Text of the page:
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Cyclic Vomiting Syndrome

Question: I'm frightened for my child. He will be just fine, and then all of a sudden he throws up and complains about pain in his stomach and bad headaches. The doctor says he has cyclic vomiting syndrome. I've never heard of this problem. Do you have information?

  • Definition: What is cyclic vomiting syndrome?

    • Cyclic vomiting syndrome is usually found in children between 2 and 16, although some adults have received the diagnosis as well. CVS is not very common, and so far researchers have no definite explanations.
    • Symptoms include recurrent episodes of stomach pain, nausea, vomiting, and headaches. During an episode, which often appears without warning, the person can do little else but be miserable. Often s/he is bothered by bright light.
    • Vomiting occurs frequently, up to 10 or more times per hour. Episodes last from a few hours up to several days. People afflicted with CVS are usually well and normal between episodes.

  • What causes cyclic vomiting syndrome?

    • Researchers are not sure. They do not even know if it is a problem primarily of the brain or gut. Current thinking speculates it may be caused by some sort of neurologic malfunction or flawed stress-hormone activity.
    • Because migraine headache sufferers report the same cluster of symptoms (nausea, vomiting, abdominal pain, and light sensitivity), the two problems may share common mechanisms.

  • What is the treatment for cyclic vomiting syndrome?

    • CVS is currently treated with amitriptyline or cyproheptadine.
    • Both these medications are also used to prevent migraine headaches, and so far they seem to work for CVS as well.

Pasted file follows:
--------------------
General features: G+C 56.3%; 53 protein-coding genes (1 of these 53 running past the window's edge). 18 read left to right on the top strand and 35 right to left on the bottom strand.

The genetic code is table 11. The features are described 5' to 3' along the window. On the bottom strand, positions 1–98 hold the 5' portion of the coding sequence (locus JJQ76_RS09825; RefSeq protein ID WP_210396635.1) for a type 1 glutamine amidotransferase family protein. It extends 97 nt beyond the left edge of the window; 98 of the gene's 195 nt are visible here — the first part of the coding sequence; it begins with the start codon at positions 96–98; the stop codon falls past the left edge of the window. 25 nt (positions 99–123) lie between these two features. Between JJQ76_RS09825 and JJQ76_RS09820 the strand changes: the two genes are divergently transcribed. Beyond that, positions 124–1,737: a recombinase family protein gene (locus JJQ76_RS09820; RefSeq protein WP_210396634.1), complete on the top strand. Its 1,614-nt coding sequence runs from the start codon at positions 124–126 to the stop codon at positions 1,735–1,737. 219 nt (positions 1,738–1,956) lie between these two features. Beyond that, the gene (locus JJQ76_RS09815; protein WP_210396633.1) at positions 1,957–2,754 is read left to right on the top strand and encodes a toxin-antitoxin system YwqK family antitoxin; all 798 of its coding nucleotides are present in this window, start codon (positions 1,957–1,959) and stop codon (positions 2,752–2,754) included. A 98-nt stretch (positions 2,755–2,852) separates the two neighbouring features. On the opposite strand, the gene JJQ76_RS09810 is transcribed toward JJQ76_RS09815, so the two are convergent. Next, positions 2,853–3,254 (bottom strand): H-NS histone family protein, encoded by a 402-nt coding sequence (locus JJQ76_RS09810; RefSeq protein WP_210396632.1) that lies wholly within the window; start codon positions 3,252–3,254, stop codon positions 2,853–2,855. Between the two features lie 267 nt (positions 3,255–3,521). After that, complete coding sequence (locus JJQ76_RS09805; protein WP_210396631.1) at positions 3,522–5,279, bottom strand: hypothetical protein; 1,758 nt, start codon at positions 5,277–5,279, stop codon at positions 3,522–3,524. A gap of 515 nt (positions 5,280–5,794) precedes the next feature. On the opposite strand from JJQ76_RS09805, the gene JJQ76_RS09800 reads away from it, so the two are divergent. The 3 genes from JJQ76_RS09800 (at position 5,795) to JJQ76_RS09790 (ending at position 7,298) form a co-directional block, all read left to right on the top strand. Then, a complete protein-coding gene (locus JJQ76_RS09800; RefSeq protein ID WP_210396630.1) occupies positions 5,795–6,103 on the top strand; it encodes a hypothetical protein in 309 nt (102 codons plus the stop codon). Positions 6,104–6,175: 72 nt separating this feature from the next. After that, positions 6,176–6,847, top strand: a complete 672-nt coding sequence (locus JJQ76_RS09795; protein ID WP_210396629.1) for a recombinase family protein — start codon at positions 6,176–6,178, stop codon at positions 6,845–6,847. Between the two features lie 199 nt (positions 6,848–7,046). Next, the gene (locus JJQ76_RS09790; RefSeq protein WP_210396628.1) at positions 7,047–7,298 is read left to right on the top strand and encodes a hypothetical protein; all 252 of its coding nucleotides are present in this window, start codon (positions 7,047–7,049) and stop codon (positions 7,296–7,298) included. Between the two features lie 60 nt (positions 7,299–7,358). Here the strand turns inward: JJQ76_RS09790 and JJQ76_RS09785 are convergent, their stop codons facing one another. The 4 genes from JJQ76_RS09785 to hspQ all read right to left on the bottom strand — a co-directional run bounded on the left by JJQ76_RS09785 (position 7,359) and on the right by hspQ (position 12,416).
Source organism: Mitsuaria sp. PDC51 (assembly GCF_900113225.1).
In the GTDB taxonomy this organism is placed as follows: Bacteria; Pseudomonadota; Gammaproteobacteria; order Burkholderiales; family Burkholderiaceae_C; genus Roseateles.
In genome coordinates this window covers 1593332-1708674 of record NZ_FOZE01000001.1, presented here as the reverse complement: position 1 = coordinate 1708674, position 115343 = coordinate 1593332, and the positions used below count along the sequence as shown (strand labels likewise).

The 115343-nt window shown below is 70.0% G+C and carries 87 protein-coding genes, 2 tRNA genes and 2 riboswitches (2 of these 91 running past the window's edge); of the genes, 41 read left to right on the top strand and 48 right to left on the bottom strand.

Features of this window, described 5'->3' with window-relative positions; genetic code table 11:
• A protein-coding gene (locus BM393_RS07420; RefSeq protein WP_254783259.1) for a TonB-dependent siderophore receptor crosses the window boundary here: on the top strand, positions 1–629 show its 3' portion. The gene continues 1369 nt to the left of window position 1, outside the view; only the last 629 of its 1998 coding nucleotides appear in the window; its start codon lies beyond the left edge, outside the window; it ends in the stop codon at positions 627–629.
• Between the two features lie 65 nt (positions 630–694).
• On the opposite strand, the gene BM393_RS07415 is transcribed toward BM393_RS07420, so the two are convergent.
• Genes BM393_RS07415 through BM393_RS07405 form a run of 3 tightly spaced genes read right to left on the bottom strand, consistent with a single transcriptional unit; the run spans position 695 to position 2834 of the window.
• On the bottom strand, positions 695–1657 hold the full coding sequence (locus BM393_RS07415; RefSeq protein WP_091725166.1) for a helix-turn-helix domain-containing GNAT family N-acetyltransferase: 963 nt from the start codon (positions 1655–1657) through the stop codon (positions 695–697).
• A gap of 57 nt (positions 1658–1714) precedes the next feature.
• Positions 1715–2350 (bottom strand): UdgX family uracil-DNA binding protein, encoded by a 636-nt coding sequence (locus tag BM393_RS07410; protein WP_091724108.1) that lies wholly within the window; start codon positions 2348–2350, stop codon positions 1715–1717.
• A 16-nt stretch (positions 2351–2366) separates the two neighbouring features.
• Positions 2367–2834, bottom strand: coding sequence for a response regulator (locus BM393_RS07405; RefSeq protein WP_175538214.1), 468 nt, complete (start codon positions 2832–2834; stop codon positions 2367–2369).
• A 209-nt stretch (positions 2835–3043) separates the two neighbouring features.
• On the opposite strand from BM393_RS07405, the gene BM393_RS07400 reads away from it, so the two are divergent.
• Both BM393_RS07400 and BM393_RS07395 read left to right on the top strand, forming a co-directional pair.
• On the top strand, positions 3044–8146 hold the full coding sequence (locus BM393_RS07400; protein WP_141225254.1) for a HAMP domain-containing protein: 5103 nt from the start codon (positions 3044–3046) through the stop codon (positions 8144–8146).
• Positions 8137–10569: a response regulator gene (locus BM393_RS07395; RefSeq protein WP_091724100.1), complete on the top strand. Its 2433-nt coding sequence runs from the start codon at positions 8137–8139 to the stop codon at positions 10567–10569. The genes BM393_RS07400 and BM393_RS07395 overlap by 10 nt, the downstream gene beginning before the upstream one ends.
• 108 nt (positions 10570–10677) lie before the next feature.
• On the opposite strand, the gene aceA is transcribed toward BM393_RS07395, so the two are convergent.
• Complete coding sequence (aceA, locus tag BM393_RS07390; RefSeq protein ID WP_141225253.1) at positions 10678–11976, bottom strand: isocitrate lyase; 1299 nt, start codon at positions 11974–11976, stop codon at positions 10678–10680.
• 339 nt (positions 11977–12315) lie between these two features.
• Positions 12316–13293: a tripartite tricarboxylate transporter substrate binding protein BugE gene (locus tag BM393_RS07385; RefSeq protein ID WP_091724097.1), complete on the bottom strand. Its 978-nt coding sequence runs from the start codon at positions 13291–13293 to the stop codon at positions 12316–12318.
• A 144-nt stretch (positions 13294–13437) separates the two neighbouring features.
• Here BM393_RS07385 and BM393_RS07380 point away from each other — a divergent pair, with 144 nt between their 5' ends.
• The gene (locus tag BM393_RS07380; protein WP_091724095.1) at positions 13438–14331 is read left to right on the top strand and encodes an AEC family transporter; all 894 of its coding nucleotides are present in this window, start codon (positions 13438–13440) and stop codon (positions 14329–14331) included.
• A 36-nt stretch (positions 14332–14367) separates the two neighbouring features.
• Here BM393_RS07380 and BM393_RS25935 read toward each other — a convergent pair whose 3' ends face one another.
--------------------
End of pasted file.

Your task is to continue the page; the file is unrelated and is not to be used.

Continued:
• Anecdotal reports suggest some success with Imitrex and low-dose beta blockers. Ask your physician for an opinion.

  • Please note

    • CVS is not an eating disorder in the same way that anorexia nervosa and bulimia nervosa are. CVS seems to lack an emotional or psychological component. There is no evidence to suggest it is anything but a physiological/neurological problem. We include this page on our web site because we receive many questions about CVS from concerned parents and sufferers.

 
Important: There are many causes of pain and vomiting in children and young people. A medical diagnosis is essential because these symptoms can indicate serious medical problems (e.g., appendicitis, blocked kidney, infection, etc.) that demand immediate attention. Depending on what your physician discovers during a physical exam, further diagnostic procedures may include upper and lower G.I. series, ultra sound, cat scan, MRI, endoscopic exams, and thorough lab work.


 Warning! Please Note: ANRED information is not a substitute for medical or psychological evaluation and treatment. For help with the physical and emotional problems associated with eating disorders, talk to your physician and a mental health professional.


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